Only a short way into the game, Ayumi is granted the power to rewind time. This results in a doppelganger (or a number of them, should you rewind multiple times) which can stand on switches or provide covering fire from a distance, even serving as a distraction for you to perform a special move in certain battles. It’s a clever premise that functions well, though the garish red hues which quilt the action during this phase distracts more than it should. The odds are you’ll be content to slash and blast away to your heart’s content through most of the game, save for the moments when time manipulation is required. The lack of a block button encourages rewind as a form of defence, so it’s a good idea to fall back on this ability when things get heated.
Ayumi has certainly changed since her initial appearance, with an obvious shift in personality, accent and clothing to point out the most obvious few. She comes well-armed with her twin blades and ranged weapon – be it a rifle with stylish reload animation or machine gun for mowing down multiple enemies – and you’ll want to switch between these methods of play at various points in the journey. Mines are best dealt with at range, for example, but many times Ayumi will find herself swarmed and be forced to dish out some swift melee action complete with finishing moves.
She can be ruthless at times and her motivations are questionable at best. The game does reference these actions in a surprising case of self-awareness, but Ayumi just shrugs off the woes of others in favour of her own drives, always determined that she’s in the right even when the player is left scratching their head. She never shuts up either, rambling to herself ad nauseam about one thing or another; you’ll either learn to tune it out or laugh at every line, as it really is that ridiculous. Ayumi fails as a likeable character even if she does hold a certain degree of sex appeal, so it’s left to the locales and satisfying combat to pick up the slack.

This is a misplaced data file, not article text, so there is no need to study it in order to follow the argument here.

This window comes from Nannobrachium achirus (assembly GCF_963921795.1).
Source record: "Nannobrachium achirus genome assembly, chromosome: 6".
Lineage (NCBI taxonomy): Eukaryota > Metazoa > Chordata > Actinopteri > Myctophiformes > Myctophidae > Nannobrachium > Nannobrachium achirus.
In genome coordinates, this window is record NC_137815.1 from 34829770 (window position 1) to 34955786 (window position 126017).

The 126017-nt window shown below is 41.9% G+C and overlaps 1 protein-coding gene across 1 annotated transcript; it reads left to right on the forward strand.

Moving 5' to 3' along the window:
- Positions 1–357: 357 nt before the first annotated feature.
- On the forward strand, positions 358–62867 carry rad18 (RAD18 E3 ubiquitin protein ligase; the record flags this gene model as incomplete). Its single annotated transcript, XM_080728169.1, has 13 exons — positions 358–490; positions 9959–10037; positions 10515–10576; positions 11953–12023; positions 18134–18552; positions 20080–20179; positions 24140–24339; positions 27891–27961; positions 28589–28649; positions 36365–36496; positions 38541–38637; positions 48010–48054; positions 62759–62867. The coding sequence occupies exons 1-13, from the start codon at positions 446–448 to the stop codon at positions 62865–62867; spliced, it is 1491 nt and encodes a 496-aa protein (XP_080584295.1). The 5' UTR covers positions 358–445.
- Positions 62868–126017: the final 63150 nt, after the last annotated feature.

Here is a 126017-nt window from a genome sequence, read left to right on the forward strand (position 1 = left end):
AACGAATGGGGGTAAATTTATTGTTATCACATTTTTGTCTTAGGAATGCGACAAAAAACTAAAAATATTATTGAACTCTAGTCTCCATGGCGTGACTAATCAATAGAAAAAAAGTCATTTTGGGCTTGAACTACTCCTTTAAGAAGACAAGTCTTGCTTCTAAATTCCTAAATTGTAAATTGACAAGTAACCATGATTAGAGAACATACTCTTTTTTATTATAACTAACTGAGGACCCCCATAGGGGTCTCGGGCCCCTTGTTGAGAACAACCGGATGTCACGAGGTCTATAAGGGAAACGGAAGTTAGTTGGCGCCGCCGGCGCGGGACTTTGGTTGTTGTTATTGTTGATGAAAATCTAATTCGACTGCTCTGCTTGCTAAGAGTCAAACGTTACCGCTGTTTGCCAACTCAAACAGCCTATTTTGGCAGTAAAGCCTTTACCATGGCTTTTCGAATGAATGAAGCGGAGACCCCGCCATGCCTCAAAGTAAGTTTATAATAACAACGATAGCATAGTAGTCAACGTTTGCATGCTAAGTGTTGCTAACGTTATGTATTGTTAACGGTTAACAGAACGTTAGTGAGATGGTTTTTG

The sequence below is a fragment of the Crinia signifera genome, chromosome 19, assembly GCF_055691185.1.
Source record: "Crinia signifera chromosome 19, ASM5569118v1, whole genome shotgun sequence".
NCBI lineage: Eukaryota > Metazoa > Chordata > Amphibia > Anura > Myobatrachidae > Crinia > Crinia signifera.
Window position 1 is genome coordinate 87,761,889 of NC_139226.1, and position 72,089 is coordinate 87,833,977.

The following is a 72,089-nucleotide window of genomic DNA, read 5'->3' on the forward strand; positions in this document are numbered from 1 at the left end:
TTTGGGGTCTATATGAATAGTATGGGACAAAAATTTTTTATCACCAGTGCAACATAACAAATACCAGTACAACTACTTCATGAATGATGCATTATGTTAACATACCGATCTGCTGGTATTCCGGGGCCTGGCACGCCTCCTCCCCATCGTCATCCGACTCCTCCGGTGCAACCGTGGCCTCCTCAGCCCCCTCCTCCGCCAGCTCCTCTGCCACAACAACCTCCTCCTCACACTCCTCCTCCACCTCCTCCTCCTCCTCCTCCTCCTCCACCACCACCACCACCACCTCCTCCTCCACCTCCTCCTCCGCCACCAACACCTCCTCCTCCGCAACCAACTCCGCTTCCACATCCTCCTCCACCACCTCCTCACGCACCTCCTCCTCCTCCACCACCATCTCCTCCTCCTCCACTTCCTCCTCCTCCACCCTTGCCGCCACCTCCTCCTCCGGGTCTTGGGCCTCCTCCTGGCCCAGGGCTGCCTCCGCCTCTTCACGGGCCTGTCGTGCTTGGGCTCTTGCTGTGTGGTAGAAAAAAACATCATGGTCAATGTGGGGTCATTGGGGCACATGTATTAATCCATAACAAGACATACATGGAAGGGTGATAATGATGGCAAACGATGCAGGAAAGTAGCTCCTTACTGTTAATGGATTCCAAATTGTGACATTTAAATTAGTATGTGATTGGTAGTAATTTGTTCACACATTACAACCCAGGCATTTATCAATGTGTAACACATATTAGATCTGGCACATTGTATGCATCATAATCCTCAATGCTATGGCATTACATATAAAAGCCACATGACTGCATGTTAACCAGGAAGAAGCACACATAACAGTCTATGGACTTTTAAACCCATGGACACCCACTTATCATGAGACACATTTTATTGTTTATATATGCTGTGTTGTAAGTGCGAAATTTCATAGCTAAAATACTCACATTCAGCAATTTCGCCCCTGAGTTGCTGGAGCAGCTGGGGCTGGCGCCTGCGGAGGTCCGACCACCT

The inclusion of magical powers adds another layer to the combat, as everything from screen-filling earthquake attacks, fire powers and slide attacks are upgraded at the alters scattered throughout the land. It won’t be long before you’ve settled on a favourite or two, with the strongest of these having the power to damage every enemy within a reasonable proximity. There is a tacked-on co-op and online multiplayer component, but it’s likely to falter quickly given this title’s lack of marketing – the single-player campaign isn’t left wanting in length, surpassing the usual eight hour mark in favour of something more extensive. The experience is entirely linear however, pushing you ahead on a set path as is expected of the genre.
Ayumi may not have earned a place among the gaming greats such as Dante or Kratos, but she’s returned in style with a title providing plenty of action at a reduced price. It’s very much the B-movie of video games but whether it’s meant as a reboot, sequel or spiritual successor, Blades of Time provides a fun journey set to appeal to action fans with a bit of spare cash and realistic expectations. If you don’t mind corny dialogue and a budget feel, then Blades of Time may just be your guilty pleasure of the season.
7.0 – Good. Entertaining but is held back by a couple of flaws. It will certainly capture its intended audience but it won’t appeal to everyone.